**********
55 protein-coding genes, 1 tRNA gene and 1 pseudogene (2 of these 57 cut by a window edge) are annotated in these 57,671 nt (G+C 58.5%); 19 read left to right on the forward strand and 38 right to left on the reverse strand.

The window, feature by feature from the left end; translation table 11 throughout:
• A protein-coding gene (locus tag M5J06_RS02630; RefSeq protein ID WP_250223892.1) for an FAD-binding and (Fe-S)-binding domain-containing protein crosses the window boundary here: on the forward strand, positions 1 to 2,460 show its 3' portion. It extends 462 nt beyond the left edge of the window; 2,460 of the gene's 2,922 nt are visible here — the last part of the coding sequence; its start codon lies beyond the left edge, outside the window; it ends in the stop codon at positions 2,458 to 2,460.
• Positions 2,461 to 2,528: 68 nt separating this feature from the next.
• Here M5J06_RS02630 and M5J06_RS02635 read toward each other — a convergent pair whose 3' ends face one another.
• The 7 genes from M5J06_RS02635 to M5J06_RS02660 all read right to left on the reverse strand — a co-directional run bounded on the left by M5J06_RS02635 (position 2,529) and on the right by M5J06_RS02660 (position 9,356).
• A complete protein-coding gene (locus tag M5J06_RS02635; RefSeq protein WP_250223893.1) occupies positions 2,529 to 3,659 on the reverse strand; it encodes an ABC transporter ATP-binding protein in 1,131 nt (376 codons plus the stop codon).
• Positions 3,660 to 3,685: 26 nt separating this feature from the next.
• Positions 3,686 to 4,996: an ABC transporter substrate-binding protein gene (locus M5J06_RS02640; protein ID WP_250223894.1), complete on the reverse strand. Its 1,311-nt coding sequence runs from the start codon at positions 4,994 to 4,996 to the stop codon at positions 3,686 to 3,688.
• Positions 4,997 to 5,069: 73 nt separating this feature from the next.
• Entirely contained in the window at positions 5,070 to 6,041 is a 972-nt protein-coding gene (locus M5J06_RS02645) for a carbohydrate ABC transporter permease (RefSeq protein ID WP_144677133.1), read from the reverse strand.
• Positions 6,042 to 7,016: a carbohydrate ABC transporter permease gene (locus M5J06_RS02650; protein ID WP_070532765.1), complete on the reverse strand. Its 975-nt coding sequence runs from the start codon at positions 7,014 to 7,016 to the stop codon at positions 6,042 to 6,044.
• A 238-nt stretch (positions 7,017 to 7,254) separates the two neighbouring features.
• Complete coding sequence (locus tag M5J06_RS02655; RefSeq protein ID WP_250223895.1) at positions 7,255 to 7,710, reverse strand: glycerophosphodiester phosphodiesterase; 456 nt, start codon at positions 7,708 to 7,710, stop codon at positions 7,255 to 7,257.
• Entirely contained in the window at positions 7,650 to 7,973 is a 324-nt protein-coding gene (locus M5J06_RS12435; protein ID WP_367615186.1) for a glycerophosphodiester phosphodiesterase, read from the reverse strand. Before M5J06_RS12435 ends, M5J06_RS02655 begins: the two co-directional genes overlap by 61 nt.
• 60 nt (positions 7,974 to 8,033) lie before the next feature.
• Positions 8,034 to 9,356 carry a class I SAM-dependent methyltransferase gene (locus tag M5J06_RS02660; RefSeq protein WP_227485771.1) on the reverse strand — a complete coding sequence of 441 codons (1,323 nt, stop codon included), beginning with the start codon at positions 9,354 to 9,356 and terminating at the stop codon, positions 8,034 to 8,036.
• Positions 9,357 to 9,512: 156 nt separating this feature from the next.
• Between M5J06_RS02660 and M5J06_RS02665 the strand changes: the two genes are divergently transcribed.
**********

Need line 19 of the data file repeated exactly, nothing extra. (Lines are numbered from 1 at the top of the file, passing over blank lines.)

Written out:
• Between M5J06_RS02660 and M5J06_RS02665 the strand changes: the two genes are divergently transcribed.